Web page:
It started as an idea – a solution to a problem but now Solana is poised to be Yasmine Idriss’ vision for the future.
Starting at a young age, Yasmine traveled the world with her family. She visited just under 40 countries by the time she was 20 years old. From those travels, a seed was planted. She always enjoyed meeting people from different parts of the world and going to boarding school in Switzerland, where she lived with people from over 50 countries helped her interest in learning about other cultures continue to grow. Originally from the Middle East herself, Yasmine said she made friends from “every corner of the world.” During breaks, she would step out of her natural environment to travel through Europe with her friends exploring new places and world cultures.
“When I was a kid, I went to many summer camps where I’d meet people from many different countries. Interacting with kids from different places was amazing at that age. Though we had lots of things in common (largely because of pop culture), it was our differences that were the most interesting to learn and discuss. We made jokes and poked fun at each other's cultures, and teasingly tried to compete at whose culture was better - trust me, I’ve heard my fair share of ‘so you go to school on a camel?’ questions. But even though these jokes sound naive at first, they were catalysts to larger conversations about our cultures and customs. Of course, these weren’t complicated conversations but they planted a seed in each of us: that we’re not so different, that we have things to learn from each other, that where you grow up is a huge factor in how you’re educated and shaped,” she said.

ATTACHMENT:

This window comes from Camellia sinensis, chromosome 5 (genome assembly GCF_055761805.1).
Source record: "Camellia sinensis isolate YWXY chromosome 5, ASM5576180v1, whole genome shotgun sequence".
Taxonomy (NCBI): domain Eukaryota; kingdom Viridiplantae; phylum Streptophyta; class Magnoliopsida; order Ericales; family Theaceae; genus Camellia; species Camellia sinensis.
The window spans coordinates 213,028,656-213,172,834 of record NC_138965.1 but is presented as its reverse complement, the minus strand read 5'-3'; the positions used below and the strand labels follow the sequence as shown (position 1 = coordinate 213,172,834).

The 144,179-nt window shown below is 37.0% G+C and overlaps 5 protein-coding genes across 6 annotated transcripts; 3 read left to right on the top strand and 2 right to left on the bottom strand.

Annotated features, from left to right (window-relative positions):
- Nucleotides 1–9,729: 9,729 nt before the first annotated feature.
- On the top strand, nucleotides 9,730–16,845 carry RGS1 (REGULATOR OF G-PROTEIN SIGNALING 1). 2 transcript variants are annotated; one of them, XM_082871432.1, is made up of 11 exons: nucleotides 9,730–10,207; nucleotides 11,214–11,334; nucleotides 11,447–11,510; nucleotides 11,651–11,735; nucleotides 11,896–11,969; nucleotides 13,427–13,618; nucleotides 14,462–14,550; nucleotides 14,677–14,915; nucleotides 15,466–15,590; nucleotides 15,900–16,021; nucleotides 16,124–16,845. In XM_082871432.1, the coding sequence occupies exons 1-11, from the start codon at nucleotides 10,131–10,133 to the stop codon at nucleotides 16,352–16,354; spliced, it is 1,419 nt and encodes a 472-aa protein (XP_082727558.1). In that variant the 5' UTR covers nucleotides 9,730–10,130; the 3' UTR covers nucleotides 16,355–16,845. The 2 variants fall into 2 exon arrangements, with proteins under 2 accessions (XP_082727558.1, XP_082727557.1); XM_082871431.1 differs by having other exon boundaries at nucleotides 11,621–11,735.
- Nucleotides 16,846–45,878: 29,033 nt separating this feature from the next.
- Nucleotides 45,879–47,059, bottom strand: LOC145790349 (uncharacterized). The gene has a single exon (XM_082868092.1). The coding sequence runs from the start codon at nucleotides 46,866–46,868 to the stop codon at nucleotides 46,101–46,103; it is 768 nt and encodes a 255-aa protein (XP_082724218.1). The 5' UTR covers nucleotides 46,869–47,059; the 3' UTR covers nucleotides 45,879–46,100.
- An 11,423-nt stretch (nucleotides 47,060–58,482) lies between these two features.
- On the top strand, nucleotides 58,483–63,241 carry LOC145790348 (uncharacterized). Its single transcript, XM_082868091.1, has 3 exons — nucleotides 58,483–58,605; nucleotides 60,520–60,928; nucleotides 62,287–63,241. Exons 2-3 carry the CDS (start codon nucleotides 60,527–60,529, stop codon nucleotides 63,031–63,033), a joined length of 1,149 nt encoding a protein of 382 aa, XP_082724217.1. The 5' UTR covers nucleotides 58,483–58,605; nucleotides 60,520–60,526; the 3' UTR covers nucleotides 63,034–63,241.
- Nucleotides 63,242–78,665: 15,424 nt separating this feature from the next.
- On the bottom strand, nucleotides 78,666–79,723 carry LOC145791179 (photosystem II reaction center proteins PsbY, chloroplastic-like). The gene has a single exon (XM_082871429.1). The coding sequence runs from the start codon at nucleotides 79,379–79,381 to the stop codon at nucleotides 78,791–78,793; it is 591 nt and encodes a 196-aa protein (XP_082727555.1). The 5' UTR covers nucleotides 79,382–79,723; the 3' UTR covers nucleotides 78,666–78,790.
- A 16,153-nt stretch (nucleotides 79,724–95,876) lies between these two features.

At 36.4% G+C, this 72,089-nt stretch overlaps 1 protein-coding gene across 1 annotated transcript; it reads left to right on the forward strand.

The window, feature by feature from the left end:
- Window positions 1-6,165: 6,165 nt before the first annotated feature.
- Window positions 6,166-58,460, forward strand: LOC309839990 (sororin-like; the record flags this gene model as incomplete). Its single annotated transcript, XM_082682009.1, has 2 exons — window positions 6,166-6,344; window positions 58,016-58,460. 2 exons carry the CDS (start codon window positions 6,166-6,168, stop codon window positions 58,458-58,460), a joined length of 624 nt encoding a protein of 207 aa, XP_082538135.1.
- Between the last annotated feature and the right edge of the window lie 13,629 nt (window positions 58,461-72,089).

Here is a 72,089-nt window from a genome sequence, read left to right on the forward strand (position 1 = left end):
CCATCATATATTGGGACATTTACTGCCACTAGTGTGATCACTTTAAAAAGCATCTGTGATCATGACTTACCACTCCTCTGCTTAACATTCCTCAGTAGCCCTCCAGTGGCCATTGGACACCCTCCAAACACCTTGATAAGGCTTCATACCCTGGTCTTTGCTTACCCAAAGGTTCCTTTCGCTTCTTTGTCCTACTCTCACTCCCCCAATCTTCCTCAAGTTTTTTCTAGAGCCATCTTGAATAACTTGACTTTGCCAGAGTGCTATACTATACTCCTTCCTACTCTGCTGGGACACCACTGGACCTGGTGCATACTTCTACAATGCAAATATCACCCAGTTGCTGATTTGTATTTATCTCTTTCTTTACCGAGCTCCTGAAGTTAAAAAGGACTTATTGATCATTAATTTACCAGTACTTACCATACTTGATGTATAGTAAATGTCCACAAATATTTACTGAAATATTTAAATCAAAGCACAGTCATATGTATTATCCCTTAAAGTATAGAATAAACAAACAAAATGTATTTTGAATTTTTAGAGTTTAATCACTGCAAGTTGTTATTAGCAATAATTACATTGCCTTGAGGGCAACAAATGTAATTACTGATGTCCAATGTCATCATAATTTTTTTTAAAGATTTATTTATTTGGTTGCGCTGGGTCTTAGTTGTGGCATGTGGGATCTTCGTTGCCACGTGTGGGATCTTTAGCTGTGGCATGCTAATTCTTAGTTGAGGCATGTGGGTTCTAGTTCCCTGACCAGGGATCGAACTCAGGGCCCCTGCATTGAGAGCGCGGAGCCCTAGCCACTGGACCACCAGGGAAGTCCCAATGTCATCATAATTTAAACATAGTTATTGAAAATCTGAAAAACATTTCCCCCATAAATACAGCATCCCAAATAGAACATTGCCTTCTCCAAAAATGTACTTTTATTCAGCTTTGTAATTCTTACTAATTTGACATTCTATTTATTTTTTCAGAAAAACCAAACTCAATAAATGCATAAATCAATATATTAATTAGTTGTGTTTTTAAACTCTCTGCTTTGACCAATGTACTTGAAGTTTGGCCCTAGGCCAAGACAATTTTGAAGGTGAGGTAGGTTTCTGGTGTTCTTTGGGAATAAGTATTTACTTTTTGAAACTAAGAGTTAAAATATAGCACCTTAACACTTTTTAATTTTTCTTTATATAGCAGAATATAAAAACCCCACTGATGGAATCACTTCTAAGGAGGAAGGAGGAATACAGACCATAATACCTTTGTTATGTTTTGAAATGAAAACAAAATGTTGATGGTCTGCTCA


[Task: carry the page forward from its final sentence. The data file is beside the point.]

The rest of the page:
Europe was just the start, though. Yasmine eventually traveled to the United States where she attended Loyola Marymount University in southern California. During the summer when the other students were taking internships, Yasmine and her friends were still touring the world and soaking up all it had to offer by taking off the beaten path adventures. “My mentality was more if I ended up working a corporate job, I wanted to have had that time free to travel,” she said.
Yasmine was a seasoned traveler but only in a familial sense. For Yasmine, these college trips were much different than her family vacations. “[We] traveled in a way that I had never done before,” she said.
For Yasmine and her friends, it was a way to understand the world, its people, and various aspects of their culture. “The way I traveled with family was safe and to some extent predictable. These were trips to relax and see the world,” she said. “It wasn’t traveling to learn or travel to grow.”
In her college trips, they traveled with hefty backpacks and made spontaneous plans to trek into towns and cities that weren’t tourist destinations but rather someone else’s hometown in countries not often featured in mainstream news. “It was spur of the moment. Spontaneous. Every day was different. That was exciting but of course, it came with its own challenges,” she said. “It was the first ‘out in the world’ kind of travel without much of a safety net, a sort of rite of passage.”
During one of their experiences, Yasmine and her friends traveled to southeast Asia. Yasmine arrived at the airport in Vietnam after a 16-hour flight unaware of the excitement that awaited her. With her friends waiting at the hostel, Yasmine was hungry, tired, and unsure of where to go in a country where she didn’t speak the language. An hour later, she was on the back of a scooter hoping that the driver was indeed the person her friends sent to pick her up. Her hesitations soon melted away.